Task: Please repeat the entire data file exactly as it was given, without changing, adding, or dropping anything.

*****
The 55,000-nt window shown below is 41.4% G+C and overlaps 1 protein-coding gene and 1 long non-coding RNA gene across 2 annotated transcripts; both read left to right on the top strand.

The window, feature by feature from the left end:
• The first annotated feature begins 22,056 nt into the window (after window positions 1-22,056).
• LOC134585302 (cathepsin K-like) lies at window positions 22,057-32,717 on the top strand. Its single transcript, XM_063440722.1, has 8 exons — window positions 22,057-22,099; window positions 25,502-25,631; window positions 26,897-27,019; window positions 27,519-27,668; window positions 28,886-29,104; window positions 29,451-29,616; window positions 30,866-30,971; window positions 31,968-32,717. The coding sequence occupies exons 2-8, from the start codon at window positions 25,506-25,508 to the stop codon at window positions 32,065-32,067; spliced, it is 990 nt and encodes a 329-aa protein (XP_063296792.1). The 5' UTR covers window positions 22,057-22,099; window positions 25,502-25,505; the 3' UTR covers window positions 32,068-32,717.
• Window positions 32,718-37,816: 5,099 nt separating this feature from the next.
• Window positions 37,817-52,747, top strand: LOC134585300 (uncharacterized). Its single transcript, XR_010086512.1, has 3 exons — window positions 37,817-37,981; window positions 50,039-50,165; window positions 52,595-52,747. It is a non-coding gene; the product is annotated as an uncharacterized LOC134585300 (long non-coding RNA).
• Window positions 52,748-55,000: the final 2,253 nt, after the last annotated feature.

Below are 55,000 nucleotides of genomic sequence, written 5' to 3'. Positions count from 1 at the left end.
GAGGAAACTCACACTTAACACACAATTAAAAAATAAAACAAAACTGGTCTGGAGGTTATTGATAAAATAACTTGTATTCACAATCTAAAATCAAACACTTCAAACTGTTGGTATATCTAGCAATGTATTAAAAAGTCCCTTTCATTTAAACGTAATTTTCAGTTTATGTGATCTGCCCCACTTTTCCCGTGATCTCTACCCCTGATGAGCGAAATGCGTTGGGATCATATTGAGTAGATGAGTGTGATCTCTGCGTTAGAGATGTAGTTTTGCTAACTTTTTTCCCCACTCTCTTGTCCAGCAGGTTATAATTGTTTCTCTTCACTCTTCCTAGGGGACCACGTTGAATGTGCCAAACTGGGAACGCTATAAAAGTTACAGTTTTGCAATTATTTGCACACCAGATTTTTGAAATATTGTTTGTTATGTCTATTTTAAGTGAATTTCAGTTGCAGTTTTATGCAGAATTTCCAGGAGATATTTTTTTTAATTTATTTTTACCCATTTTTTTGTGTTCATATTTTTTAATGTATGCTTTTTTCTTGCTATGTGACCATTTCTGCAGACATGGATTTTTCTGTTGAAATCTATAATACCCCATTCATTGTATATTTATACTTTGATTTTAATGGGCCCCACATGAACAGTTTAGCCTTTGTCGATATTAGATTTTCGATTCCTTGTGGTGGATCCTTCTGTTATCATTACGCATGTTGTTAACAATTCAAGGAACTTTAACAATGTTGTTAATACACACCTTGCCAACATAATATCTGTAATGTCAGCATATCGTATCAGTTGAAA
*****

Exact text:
The 55,000-nt window shown below is 41.4% G+C and overlaps 1 protein-coding gene and 1 long non-coding RNA gene across 2 annotated transcripts; both read left to right on the top strand.

The window, feature by feature from the left end:
• The first annotated feature begins 22,056 nt into the window (after window positions 1-22,056).
• LOC134585302 (cathepsin K-like) lies at window positions 22,057-32,717 on the top strand. Its single transcript, XM_063440722.1, has 8 exons — window positions 22,057-22,099; window positions 25,502-25,631; window positions 26,897-27,019; window positions 27,519-27,668; window positions 28,886-29,104; window positions 29,451-29,616; window positions 30,866-30,971; window positions 31,968-32,717. The coding sequence occupies exons 2-8, from the start codon at window positions 25,506-25,508 to the stop codon at window positions 32,065-32,067; spliced, it is 990 nt and encodes a 329-aa protein (XP_063296792.1). The 5' UTR covers window positions 22,057-22,099; window positions 25,502-25,505; the 3' UTR covers window positions 32,068-32,717.
• Window positions 32,718-37,816: 5,099 nt separating this feature from the next.
• Window positions 37,817-52,747, top strand: LOC134585300 (uncharacterized). Its single transcript, XR_010086512.1, has 3 exons — window positions 37,817-37,981; window positions 50,039-50,165; window positions 52,595-52,747. It is a non-coding gene; the product is annotated as an uncharacterized LOC134585300 (long non-coding RNA).
• Window positions 52,748-55,000: the final 2,253 nt, after the last annotated feature.

Below are 55,000 nucleotides of genomic sequence, written 5' to 3'. Positions count from 1 at the left end.
GAGGAAACTCACACTTAACACACAATTAAAAAATAAAACAAAACTGGTCTGGAGGTTATTGATAAAATAACTTGTATTCACAATCTAAAATCAAACACTTCAAACTGTTGGTATATCTAGCAATGTATTAAAAAGTCCCTTTCATTTAAACGTAATTTTCAGTTTATGTGATCTGCCCCACTTTTCCCGTGATCTCTACCCCTGATGAGCGAAATGCGTTGGGATCATATTGAGTAGATGAGTGTGATCTCTGCGTTAGAGATGTAGTTTTGCTAACTTTTTTCCCCACTCTCTTGTCCAGCAGGTTATAATTGTTTCTCTTCACTCTTCCTAGGGGACCACGTTGAATGTGCCAAACTGGGAACGCTATAAAAGTTACAGTTTTGCAATTATTTGCACACCAGATTTTTGAAATATTGTTTGTTATGTCTATTTTAAGTGAATTTCAGTTGCAGTTTTATGCAGAATTTCCAGGAGATATTTTTTTTAATTTATTTTTACCCATTTTTTTGTGTTCATATTTTTTAATGTATGCTTTTTTCTTGCTATGTGACCATTTCTGCAGACATGGATTTTTCTGTTGAAATCTATAATACCCCATTCATTGTATATTTATACTTTGATTTTAATGGGCCCCACATGAACAGTTTAGCCTTTGTCGATATTAGATTTTCGATTCCTTGTGGTGGATCCTTCTGTTATCATTACGCATGTTGTTAACAATTCAAGGAACTTTAACAATGTTGTTAATACACACCTTGCCAACATAATATCTGTAATGTCAGCATATCGTATCAGTTGAAA